China’s de-facto expulsion of NYT, WaPo and WSJ correspondents creates a new headache for the Hong Kong government. The Ministry of Foreign Affairs order that the US citizens hand in their press passes also barred them from pursuing their work in Hong Kong and Macau.
Where the affected journalists are not Hong Kong residents, this suggests that Beijing is openly infringing Hong Kong’s supposed autonomy in granting work visas (as opposed to intervening behind the scenes, as – presumably – in the FT’s Victor Mallet case).
Since it’s possible that some of the journos have Hong Kong residency, it also implies that Beijing feels it can forbid someone with the right to live and work here from working in the media (or perhaps any other profession or trade). This is absurd, not to say in contravention of the Basic Law. (More here.)
Of course, the CCP is not accustomed to legal or other curbs on its power in China’s sovereign territory. This puts the Hong Kong government in an impossible position. Its response to questions on the issue is embarrassingly vacuous, reciting stock phrases on local policy and quoting chunks of the MoFA announcement. No mention at all of what Beijing’s announcement means in practice. In this instance, the drafters of the press release had no choice.
Pray that one of the expellees does have a permanent Hong Kong ID and moves back here to carry on working.
Meanwhile, the High Court orders the MTR to release CCTV footage to a student who is suing the police for assault at Prince Edward Station on August 31. The materials can only be used as evidence for his case rather than released to the public, but at least something might now come to light.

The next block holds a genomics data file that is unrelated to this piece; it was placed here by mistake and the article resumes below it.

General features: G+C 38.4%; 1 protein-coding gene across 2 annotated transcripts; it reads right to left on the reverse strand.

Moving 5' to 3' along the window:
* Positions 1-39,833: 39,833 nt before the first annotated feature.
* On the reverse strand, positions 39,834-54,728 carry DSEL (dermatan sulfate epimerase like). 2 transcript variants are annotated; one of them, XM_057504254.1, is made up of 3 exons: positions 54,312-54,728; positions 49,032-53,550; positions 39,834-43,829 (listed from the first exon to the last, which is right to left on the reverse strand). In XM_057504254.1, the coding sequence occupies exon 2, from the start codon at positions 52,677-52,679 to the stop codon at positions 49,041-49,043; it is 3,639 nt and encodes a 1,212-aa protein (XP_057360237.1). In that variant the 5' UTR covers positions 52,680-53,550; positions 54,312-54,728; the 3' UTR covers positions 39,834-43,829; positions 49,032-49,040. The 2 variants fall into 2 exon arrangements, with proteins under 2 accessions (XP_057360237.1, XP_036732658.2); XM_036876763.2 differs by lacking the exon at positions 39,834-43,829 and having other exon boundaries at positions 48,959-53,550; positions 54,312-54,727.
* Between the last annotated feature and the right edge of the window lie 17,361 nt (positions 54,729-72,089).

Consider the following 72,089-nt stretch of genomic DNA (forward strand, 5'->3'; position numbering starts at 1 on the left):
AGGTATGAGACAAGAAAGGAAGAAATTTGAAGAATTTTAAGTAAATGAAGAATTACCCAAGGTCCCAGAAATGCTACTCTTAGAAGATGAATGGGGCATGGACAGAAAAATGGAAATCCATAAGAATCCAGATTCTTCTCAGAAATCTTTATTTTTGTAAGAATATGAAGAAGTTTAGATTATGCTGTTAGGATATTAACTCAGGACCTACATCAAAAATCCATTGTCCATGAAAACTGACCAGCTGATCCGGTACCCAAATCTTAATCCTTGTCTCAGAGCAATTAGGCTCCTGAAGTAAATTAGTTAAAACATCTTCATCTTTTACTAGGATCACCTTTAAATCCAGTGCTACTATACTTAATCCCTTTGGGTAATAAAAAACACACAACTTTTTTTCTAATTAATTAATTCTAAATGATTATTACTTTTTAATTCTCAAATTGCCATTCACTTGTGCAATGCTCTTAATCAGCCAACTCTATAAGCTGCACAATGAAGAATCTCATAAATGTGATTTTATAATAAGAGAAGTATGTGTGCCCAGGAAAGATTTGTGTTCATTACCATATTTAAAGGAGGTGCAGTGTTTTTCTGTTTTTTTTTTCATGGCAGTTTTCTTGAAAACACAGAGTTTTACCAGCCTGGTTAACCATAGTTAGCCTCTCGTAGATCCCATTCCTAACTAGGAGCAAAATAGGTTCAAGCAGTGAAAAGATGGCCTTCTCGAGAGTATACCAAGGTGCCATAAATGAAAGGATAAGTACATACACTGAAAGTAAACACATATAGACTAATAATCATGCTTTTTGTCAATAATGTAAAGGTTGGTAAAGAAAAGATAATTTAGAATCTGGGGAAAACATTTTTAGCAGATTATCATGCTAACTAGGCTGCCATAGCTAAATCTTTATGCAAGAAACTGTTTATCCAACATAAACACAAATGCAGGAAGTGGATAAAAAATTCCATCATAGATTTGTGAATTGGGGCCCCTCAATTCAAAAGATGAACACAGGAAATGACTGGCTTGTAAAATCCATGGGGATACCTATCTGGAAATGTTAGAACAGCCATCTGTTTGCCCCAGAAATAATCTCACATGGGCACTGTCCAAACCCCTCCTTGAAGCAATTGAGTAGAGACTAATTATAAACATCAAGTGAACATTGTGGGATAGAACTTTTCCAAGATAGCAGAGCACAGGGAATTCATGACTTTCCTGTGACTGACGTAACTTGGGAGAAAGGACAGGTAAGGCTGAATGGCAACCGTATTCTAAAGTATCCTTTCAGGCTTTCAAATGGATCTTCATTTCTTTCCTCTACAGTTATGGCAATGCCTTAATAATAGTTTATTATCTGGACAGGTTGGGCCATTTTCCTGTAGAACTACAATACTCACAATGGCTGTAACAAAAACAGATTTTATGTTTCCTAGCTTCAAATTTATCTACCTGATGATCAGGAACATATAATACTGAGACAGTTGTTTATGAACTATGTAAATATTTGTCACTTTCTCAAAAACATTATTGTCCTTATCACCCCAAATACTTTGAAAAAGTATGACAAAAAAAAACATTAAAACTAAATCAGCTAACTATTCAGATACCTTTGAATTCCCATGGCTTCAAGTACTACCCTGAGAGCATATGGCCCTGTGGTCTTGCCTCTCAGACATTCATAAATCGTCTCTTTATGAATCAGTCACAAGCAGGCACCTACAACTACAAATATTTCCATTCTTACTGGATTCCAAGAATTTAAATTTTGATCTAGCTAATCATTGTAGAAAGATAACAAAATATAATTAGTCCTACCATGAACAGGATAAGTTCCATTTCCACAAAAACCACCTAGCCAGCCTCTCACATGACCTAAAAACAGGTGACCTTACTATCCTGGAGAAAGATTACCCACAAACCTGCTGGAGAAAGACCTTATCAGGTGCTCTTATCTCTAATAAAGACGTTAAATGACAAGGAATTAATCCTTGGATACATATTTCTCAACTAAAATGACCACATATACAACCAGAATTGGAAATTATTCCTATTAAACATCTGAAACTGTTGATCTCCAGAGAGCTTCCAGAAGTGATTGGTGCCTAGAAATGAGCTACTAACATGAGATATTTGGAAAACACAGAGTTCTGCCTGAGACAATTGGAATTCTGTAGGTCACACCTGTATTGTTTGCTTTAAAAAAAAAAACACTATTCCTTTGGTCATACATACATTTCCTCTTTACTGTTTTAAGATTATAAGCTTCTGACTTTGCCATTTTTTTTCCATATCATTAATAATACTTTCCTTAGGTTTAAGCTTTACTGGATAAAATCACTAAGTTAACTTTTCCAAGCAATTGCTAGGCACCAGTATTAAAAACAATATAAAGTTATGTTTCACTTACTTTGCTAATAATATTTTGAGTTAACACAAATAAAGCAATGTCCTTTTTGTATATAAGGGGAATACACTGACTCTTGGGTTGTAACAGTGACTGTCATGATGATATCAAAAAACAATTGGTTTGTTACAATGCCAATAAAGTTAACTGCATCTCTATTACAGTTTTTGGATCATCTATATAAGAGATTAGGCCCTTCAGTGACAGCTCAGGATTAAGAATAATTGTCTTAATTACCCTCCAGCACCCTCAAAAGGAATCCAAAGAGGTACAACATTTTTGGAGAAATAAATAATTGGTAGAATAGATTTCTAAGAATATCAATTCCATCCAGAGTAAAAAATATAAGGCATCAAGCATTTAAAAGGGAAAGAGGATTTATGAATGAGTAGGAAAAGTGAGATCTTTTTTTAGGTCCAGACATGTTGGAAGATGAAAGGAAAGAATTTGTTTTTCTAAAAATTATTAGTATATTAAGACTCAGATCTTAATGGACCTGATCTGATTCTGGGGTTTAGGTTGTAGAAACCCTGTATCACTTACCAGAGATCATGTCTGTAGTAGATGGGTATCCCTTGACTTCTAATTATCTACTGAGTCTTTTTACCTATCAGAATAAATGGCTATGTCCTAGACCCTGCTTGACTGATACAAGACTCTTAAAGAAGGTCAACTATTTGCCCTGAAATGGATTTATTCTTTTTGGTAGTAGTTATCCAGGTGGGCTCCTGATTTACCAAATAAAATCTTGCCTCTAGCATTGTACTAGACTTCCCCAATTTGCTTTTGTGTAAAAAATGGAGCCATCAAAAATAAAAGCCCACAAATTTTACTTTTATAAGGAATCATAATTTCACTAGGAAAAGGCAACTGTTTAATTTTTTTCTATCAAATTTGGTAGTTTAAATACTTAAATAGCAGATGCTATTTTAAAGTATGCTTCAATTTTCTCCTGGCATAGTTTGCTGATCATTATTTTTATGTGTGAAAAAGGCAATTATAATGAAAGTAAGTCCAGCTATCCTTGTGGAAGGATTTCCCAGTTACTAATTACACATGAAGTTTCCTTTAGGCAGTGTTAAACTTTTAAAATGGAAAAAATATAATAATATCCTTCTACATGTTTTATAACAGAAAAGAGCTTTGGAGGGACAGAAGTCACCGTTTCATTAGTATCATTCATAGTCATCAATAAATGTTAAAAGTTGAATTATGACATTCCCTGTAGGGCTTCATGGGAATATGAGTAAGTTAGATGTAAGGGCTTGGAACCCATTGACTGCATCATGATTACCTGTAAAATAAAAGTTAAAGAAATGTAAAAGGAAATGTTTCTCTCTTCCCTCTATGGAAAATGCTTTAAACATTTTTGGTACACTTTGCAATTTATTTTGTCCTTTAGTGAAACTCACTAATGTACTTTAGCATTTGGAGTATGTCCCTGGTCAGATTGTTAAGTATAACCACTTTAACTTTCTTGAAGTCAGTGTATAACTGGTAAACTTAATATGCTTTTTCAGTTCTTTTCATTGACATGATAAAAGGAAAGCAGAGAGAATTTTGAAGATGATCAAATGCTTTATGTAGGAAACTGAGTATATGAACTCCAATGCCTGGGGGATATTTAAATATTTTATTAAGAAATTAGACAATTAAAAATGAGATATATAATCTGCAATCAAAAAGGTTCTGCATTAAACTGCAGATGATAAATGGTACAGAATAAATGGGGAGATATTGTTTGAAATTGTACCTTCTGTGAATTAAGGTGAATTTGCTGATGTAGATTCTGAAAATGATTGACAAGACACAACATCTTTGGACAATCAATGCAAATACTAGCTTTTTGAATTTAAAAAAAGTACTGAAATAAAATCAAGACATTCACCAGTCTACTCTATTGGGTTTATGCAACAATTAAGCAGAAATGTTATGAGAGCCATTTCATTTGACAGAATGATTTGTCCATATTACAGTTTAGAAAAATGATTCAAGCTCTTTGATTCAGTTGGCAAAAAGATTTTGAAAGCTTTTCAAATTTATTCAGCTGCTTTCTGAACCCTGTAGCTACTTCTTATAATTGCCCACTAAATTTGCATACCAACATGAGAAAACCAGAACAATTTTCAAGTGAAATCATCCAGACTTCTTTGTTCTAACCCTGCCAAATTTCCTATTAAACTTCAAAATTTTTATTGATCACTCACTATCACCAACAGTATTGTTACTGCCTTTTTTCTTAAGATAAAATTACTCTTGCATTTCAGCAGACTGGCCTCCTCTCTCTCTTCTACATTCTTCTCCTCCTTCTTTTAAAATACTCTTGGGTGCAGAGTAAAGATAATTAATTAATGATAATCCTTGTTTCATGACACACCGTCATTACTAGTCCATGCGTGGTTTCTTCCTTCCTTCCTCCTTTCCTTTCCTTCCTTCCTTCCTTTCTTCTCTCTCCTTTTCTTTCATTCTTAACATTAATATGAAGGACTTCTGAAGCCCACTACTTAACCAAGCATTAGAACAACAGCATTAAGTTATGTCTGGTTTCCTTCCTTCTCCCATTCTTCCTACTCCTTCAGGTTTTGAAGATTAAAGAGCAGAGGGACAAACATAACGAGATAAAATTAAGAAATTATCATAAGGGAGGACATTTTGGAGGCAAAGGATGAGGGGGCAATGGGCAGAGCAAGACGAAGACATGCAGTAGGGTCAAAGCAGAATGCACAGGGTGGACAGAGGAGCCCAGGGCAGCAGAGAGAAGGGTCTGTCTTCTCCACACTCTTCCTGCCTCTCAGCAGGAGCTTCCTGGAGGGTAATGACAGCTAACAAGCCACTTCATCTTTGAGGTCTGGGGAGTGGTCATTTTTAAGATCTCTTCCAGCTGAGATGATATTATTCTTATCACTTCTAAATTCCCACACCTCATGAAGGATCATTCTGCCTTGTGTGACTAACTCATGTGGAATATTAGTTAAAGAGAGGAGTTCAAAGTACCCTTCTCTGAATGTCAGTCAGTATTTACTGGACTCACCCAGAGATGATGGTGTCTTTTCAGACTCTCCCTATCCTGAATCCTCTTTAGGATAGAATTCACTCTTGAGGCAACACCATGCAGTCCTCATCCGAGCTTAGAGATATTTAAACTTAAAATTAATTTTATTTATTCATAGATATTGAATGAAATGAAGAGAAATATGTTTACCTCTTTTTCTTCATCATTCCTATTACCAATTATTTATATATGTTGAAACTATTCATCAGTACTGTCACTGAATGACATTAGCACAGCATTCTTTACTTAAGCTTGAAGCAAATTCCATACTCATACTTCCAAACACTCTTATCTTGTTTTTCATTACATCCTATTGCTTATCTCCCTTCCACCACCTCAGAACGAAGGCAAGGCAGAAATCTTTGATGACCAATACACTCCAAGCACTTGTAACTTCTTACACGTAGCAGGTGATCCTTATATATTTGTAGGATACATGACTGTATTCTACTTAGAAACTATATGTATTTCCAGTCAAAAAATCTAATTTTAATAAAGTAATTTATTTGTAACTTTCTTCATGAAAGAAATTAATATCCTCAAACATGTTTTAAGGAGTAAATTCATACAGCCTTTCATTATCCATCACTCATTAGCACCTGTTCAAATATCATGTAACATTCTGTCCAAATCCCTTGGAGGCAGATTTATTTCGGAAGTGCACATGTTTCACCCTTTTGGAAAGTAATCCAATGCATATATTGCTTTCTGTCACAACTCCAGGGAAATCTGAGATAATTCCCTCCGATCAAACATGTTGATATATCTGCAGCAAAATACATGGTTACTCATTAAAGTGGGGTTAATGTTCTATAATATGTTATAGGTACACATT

Back to the ‘no legal curbs on its power’ CCP. Any Beijing officials watching this will see more reasons why Hong Kong needs to fix this troublesome ‘rule of law’ thing. They will probably be particularly unimpressed by the plaintiff’s use of a weird-sounding and clearly foreign legal device to get the videos – a Norwich Pharmacal Order.
None of that nonsense with the Mainland way of doing things. A Reuters report suggests that People’s Armed Police are observing the protests in Hong Kong. The PAP is the CCP’s version of a gendarmerie – paramilitary police tasked with internal order. Their presence suggests that someone in China’s paranoid hierarchy is absolutely serious about evil foreign forces being poised to use Hong Kong as a way to undermine the Party and topple the regime. The local fuzz, in their usual persuasive manner, ‘regret such an unfounded report’.
For light relief, lawmaker Regina Ip’s New (by which we mean ‘tired and faded’) People’s Party is tearing itself apart. Its other member – one Eunice Yung – is storming out in protest at being (she reckons) replaced as a candidate by a certain ex-Liberal called Dominic Lee, who (in all fairness to Eunice) sounds even more tedious. We eagerly await further developments. Zzzzzzzz….